Zimbabwe: Paradise Plundered, by Jim Barker
In his war and farm memoires, Zimbabwe: Paradise Plundered, Jim Barker recalls his life as police reserve pilot and farmer before and after independence in Simabwe. His farm Nyahoa was illegally grabbed in 2002.
Tango Base established on Nyahoa Estates 1975
[...] I was tasked to do another stint at Centenary and while there, Hammie Dax of the Mazoe Flight landed with fuel pouring from holes in his tanks. He had been flying near the Mozambique border, where the Angwa River exits Rhodesia and had come under intensive ground fire. His plane was hit several times. On 10 November 1975 we were looking forward to a lazy weekend when we heard the sounds of approaching aircraft. Eight helicopters landed on our airstrip, each with technician/gunner and four or five RLI troopies. They had been following the tracks of the terrr group that had fired on Hammie Dax's aeroplane. They had lost the spoor near the Shamrocke Mine. They had also out-run their supply vehicles and hadn't eaten since early on the previous day. They were utterly famished. How to feed 40 people breakfast? Easy, when you had neighbours like ours. Judy phoned them and in no time at all , eggs, bacon and bread were delivered. It was estimated that there were at least 60 tcrrs in the group. They had crossed the border from Mozambique and had broken up into three smaller groups, or so the trackers thought. While the troops were eating and resting, I took off to do a recce and soon found a camp that had been used two night's previously. Troops were choppered to the position, but it was found to be abandoned. The terrs had broken up into even smaller groups and had scattered into the TTL. The rains had not broken and the dry conditions in the inhabited areas made tracking impossible. That night we again fed all the troops. The Women's Voluntary Services (WVS) ladies from Karoi turned up early the next morning and took over the catering. I was asked if the security forces could set up a mini-Joint Operations Centre (JOC) on the farm and in no time at all the Air Force had moved into one of the sheds. The chipping room was used as an ops room, the open shed behind the office for the radio room and tents and marquees sprouted up all around the yard. Several caravans arrived and these and various other vehicles were scattered around. A platoon of RAR soldiers set up camp nearby and a troop of RLI went and based up at Cliffs place. There were three members from Special Branch under Angus Ross and two fairly senior policemen. Major Peter Burford was in command of the army. The Air Force contingent was commanded by Flight Lieutenant Ian Harvey. There were liaison officers from the SAS and the Sclous Scouts, police dog-handlers with their dogs, PATU sticks in and out, ordinary police reservists going about their business and every unattached female for miles around making a bccline for Nyahoa Estates. This was Tango Base. For the next six weeks there were never less than six helicopters, an Air Force fixed wing aircraft and at least two PRA W aircraft operating from our strip. It was soon discovered that the group of terrorists, under the leadership of the notorious commander Mau, had split into three groups One group led by a man named Seki, had moved cast into the Mangula farming district. Mau had gone west into the Chundu TTL, while the group whose camp I had found, headed by a man named Chimwedza, was in the Kazangarare TTL. Mau had operated in the Centenary and Mt Darwin areas before and had been involved in several skirmishes with the security forces. He had built up a reputation with the local population for being invincible had fostered the myth that bullets passed through him without doing him harm. Seki's group opened hostilities with a mortar attack on a farmhouse and store. There were no casualties and a landmine they had laid was discovered and lifted. A few nights later they attacked another farm, but this time they were tracked to contact and in the ensuing battle, aided by troops flown in from Tango Base, Seki and his deputy were killed along with five of his men. The rest of his group fled. They had laid four land mines in the area, three of which were discovered, the other being detonated harmlessly by a farm tractor. The other two groups appeared to have disappeared into thin air. A few days' later a bus detonated a mine on the Shamrocke Mine Road. [...]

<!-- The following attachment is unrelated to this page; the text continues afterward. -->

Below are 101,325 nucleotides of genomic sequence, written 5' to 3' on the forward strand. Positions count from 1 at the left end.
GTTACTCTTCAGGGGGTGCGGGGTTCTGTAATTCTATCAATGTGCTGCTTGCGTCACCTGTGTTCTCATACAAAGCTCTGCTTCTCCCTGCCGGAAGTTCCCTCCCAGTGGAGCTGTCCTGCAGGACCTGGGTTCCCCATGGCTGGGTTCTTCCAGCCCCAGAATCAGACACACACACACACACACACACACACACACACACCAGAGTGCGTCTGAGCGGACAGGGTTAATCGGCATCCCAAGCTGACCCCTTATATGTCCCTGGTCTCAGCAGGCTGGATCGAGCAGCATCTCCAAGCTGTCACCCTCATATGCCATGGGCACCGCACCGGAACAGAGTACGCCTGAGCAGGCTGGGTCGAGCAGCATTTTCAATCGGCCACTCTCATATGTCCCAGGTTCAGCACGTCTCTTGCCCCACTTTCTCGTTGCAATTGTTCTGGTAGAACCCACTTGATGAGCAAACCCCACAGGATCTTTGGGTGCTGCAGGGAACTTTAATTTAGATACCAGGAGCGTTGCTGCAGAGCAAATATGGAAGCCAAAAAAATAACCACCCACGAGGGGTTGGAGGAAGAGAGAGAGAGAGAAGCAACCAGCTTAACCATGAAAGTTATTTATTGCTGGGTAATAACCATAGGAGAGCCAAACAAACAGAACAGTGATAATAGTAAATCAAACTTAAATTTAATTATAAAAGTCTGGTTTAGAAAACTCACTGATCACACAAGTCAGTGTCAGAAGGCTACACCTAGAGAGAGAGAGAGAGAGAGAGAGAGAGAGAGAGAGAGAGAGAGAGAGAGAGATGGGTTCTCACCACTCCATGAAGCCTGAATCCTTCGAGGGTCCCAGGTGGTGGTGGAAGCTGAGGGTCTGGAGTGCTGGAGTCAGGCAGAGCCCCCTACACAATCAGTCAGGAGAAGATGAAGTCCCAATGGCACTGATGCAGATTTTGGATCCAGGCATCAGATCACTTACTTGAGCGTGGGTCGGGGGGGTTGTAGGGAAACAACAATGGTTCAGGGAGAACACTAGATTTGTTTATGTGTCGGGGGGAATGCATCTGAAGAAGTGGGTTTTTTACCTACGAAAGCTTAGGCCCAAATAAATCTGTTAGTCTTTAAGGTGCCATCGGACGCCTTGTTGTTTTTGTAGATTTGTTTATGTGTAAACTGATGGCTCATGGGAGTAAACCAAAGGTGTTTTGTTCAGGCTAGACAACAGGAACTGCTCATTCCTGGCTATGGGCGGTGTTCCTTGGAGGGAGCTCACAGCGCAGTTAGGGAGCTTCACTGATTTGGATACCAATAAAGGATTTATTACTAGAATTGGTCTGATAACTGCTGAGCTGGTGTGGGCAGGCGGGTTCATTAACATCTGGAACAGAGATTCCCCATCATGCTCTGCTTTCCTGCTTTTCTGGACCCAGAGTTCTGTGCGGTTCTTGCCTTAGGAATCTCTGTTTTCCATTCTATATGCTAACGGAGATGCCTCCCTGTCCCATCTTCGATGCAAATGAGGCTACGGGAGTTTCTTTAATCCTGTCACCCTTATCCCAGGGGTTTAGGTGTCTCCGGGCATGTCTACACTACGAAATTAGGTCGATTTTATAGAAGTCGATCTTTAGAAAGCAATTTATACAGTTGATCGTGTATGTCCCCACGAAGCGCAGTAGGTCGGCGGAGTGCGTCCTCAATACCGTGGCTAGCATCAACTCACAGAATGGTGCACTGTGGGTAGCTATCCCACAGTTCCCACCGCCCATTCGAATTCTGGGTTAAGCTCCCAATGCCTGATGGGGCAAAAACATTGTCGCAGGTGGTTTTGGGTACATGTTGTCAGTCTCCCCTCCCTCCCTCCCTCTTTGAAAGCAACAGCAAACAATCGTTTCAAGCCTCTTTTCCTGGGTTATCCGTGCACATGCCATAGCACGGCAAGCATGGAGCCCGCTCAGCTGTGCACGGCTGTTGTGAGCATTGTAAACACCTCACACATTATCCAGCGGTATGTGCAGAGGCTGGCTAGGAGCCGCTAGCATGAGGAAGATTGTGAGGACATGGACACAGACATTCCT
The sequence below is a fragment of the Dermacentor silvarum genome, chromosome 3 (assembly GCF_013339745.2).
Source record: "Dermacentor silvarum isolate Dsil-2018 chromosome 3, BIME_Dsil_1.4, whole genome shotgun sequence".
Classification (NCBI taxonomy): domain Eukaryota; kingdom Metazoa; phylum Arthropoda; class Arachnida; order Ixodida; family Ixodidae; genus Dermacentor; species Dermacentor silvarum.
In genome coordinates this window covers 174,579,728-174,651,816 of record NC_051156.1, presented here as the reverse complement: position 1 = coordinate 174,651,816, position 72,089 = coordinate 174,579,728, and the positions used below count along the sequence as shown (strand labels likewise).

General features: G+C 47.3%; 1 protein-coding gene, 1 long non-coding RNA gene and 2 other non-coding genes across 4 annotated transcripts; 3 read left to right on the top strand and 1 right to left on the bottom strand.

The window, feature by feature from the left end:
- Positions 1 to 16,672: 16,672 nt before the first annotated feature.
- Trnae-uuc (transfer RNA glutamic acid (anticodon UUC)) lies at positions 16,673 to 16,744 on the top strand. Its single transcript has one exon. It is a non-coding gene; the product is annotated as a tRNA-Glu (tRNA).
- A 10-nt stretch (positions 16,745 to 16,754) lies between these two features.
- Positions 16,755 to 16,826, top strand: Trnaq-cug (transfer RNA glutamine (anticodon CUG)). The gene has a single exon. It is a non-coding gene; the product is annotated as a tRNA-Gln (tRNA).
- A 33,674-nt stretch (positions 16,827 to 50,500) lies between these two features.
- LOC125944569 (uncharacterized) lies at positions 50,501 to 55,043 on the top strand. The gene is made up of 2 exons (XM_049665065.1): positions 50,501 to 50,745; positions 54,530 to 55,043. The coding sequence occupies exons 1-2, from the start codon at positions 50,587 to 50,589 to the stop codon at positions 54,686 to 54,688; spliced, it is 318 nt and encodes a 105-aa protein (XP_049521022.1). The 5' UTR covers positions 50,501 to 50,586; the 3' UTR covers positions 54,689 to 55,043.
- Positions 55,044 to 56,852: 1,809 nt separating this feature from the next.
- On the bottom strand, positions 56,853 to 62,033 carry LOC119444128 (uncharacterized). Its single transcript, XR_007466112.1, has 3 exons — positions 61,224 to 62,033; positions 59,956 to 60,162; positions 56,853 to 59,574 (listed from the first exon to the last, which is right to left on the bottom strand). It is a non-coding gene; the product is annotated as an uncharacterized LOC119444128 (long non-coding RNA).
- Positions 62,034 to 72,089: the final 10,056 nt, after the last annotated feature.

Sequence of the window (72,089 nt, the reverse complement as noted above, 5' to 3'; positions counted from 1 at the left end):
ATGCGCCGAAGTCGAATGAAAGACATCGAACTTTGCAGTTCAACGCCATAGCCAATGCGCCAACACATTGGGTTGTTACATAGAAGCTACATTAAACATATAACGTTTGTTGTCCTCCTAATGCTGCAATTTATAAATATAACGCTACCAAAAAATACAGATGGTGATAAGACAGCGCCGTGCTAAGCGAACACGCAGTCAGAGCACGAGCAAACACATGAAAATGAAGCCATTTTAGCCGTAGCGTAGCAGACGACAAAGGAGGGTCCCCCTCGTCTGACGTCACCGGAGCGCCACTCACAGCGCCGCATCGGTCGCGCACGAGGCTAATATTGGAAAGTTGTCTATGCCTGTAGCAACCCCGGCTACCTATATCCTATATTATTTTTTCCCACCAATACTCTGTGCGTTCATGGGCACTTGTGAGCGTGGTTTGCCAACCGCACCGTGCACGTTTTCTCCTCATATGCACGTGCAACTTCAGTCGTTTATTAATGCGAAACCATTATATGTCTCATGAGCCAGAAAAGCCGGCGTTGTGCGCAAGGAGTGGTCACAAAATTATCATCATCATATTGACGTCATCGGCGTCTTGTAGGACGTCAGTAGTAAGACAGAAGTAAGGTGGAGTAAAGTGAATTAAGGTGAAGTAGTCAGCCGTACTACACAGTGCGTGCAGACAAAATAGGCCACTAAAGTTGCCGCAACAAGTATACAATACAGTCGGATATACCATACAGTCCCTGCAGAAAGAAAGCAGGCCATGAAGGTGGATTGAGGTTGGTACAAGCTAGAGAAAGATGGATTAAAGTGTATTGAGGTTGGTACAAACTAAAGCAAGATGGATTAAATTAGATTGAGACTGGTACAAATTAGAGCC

This is an excerpt from the memoires: Zimbabwe: Paradise Plundered, by Jim Barker.
Book title: Zimbabwe: Paradise Plundered
Subtitle: Police Reserve Pilot/Farmer before and after independence
Author: Jim Barker
Type: War memoires
Cape Town, South Africa 2013
ISBN 978191985417 / ISBN 978-1-919854-17
Softcover, 17x24 cm, 290 pages, many b/w photos, English text
Barker, Jim im Namibiana-Buchangebot
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